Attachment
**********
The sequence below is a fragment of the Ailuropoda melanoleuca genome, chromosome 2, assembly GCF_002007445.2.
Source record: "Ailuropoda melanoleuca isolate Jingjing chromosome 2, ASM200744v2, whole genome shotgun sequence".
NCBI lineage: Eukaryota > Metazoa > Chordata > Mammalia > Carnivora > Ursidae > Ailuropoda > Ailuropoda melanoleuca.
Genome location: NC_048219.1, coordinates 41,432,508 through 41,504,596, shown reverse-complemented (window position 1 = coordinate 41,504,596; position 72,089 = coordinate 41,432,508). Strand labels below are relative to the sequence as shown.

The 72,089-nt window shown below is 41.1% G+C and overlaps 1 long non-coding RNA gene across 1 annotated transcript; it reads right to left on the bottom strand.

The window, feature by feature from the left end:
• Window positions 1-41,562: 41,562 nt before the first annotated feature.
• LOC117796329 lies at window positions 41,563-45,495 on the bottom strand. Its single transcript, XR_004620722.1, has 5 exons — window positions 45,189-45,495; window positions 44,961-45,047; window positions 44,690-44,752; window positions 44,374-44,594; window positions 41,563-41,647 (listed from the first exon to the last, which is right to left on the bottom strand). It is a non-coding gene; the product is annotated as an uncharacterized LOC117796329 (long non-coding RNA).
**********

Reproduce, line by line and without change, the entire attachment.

The sequence below is a fragment of the Ailuropoda melanoleuca genome, chromosome 2, assembly GCF_002007445.2.
Source record: "Ailuropoda melanoleuca isolate Jingjing chromosome 2, ASM200744v2, whole genome shotgun sequence".
NCBI lineage: Eukaryota > Metazoa > Chordata > Mammalia > Carnivora > Ursidae > Ailuropoda > Ailuropoda melanoleuca.
Genome location: NC_048219.1, coordinates 41,432,508 through 41,504,596, shown reverse-complemented (window position 1 = coordinate 41,504,596; position 72,089 = coordinate 41,432,508). Strand labels below are relative to the sequence as shown.

The 72,089-nt window shown below is 41.1% G+C and overlaps 1 long non-coding RNA gene across 1 annotated transcript; it reads right to left on the bottom strand.

The window, feature by feature from the left end:
• Window positions 1-41,562: 41,562 nt before the first annotated feature.
• LOC117796329 lies at window positions 41,563-45,495 on the bottom strand. Its single transcript, XR_004620722.1, has 5 exons — window positions 45,189-45,495; window positions 44,961-45,047; window positions 44,690-44,752; window positions 44,374-44,594; window positions 41,563-41,647 (listed from the first exon to the last, which is right to left on the bottom strand). It is a non-coding gene; the product is annotated as an uncharacterized LOC117796329 (long non-coding RNA).